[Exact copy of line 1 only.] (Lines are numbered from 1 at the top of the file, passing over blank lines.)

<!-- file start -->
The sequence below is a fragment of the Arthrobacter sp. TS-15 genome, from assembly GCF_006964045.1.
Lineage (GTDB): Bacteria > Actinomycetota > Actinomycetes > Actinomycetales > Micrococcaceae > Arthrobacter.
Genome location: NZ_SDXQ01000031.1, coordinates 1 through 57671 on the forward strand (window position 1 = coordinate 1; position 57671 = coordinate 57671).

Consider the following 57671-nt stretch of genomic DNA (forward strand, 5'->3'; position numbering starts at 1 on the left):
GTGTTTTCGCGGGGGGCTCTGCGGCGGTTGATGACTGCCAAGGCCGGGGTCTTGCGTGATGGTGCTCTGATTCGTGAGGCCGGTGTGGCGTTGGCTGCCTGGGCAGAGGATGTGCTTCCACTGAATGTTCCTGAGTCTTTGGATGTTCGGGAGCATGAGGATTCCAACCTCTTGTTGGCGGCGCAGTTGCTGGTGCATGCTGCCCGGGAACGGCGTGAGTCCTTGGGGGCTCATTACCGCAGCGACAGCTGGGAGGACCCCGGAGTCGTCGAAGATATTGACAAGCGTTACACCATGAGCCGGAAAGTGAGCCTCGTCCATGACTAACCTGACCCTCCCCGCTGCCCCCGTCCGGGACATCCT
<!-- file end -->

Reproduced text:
The sequence below is a fragment of the Arthrobacter sp. TS-15 genome, from assembly GCF_006964045.1.